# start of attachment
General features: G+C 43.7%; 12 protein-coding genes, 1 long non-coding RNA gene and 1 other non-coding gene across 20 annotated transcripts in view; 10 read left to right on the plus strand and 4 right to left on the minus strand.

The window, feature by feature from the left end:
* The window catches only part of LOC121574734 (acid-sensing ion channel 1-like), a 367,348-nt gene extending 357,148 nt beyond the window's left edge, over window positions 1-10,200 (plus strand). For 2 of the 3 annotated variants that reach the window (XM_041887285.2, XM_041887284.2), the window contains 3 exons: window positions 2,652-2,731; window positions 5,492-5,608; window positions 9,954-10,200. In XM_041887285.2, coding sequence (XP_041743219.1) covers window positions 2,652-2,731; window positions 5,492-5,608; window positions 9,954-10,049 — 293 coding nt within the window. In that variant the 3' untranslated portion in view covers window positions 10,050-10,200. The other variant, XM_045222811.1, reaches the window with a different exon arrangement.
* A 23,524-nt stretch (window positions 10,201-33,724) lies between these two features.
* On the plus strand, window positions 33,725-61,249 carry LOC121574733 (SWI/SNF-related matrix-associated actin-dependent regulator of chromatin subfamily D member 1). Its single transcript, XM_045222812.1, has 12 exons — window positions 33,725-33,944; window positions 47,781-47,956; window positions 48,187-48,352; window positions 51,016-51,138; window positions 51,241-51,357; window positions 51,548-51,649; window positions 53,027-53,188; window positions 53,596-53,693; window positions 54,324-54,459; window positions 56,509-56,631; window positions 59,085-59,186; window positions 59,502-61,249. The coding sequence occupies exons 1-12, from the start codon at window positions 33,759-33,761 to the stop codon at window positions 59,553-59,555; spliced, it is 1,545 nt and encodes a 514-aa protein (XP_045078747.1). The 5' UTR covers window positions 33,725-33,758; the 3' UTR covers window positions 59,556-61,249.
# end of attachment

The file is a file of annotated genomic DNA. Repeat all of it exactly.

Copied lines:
General features: G+C 43.7%; 12 protein-coding genes, 1 long non-coding RNA gene and 1 other non-coding gene across 20 annotated transcripts in view; 10 read left to right on the plus strand and 4 right to left on the minus strand.

The window, feature by feature from the left end:
* The window catches only part of LOC121574734 (acid-sensing ion channel 1-like), a 367,348-nt gene extending 357,148 nt beyond the window's left edge, over window positions 1-10,200 (plus strand). For 2 of the 3 annotated variants that reach the window (XM_041887285.2, XM_041887284.2), the window contains 3 exons: window positions 2,652-2,731; window positions 5,492-5,608; window positions 9,954-10,200. In XM_041887285.2, coding sequence (XP_041743219.1) covers window positions 2,652-2,731; window positions 5,492-5,608; window positions 9,954-10,049 — 293 coding nt within the window. In that variant the 3' untranslated portion in view covers window positions 10,050-10,200. The other variant, XM_045222811.1, reaches the window with a different exon arrangement.
* A 23,524-nt stretch (window positions 10,201-33,724) lies between these two features.
* On the plus strand, window positions 33,725-61,249 carry LOC121574733 (SWI/SNF-related matrix-associated actin-dependent regulator of chromatin subfamily D member 1). Its single transcript, XM_045222812.1, has 12 exons — window positions 33,725-33,944; window positions 47,781-47,956; window positions 48,187-48,352; window positions 51,016-51,138; window positions 51,241-51,357; window positions 51,548-51,649; window positions 53,027-53,188; window positions 53,596-53,693; window positions 54,324-54,459; window positions 56,509-56,631; window positions 59,085-59,186; window positions 59,502-61,249. The coding sequence occupies exons 1-12, from the start codon at window positions 33,759-33,761 to the stop codon at window positions 59,553-59,555; spliced, it is 1,545 nt and encodes a 514-aa protein (XP_045078747.1). The 5' UTR covers window positions 33,725-33,758; the 3' UTR covers window positions 59,556-61,249.